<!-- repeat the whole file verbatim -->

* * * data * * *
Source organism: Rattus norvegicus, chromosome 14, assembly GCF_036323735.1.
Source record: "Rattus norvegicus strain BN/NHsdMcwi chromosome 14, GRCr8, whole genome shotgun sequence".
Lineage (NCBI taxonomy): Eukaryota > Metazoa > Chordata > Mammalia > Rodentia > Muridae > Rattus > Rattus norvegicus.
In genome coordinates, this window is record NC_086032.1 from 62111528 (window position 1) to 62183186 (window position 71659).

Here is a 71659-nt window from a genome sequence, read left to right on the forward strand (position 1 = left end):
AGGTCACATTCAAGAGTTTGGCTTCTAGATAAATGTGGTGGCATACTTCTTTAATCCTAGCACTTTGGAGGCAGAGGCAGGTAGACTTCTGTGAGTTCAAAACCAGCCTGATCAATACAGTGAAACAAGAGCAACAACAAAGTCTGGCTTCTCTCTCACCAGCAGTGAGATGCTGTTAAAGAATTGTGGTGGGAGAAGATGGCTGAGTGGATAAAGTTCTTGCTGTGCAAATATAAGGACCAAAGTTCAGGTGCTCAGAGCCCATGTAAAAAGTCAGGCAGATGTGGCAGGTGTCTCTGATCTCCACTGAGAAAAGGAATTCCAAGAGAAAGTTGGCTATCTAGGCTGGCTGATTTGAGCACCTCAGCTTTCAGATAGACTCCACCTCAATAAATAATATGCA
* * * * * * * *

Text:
Source organism: Rattus norvegicus, chromosome 14, assembly GCF_036323735.1.
Source record: "Rattus norvegicus strain BN/NHsdMcwi chromosome 14, GRCr8, whole genome shotgun sequence".
Lineage (NCBI taxonomy): Eukaryota > Metazoa > Chordata > Mammalia > Rodentia > Muridae > Rattus > Rattus norvegicus.
In genome coordinates, this window is record NC_086032.1 from 62111528 (window position 1) to 62183186 (window position 71659).

Here is a 71659-nt window from a genome sequence, read left to right on the forward strand (position 1 = left end):
AGGTCACATTCAAGAGTTTGGCTTCTAGATAAATGTGGTGGCATACTTCTTTAATCCTAGCACTTTGGAGGCAGAGGCAGGTAGACTTCTGTGAGTTCAAAACCAGCCTGATCAATACAGTGAAACAAGAGCAACAACAAAGTCTGGCTTCTCTCTCACCAGCAGTGAGATGCTGTTAAAGAATTGTGGTGGGAGAAGATGGCTGAGTGGATAAAGTTCTTGCTGTGCAAATATAAGGACCAAAGTTCAGGTGCTCAGAGCCCATGTAAAAAGTCAGGCAGATGTGGCAGGTGTCTCTGATCTCCACTGAGAAAAGGAATTCCAAGAGAAAGTTGGCTATCTAGGCTGGCTGATTTGAGCACCTCAGCTTTCAGATAGACTCCACCTCAATAAATAATATGCA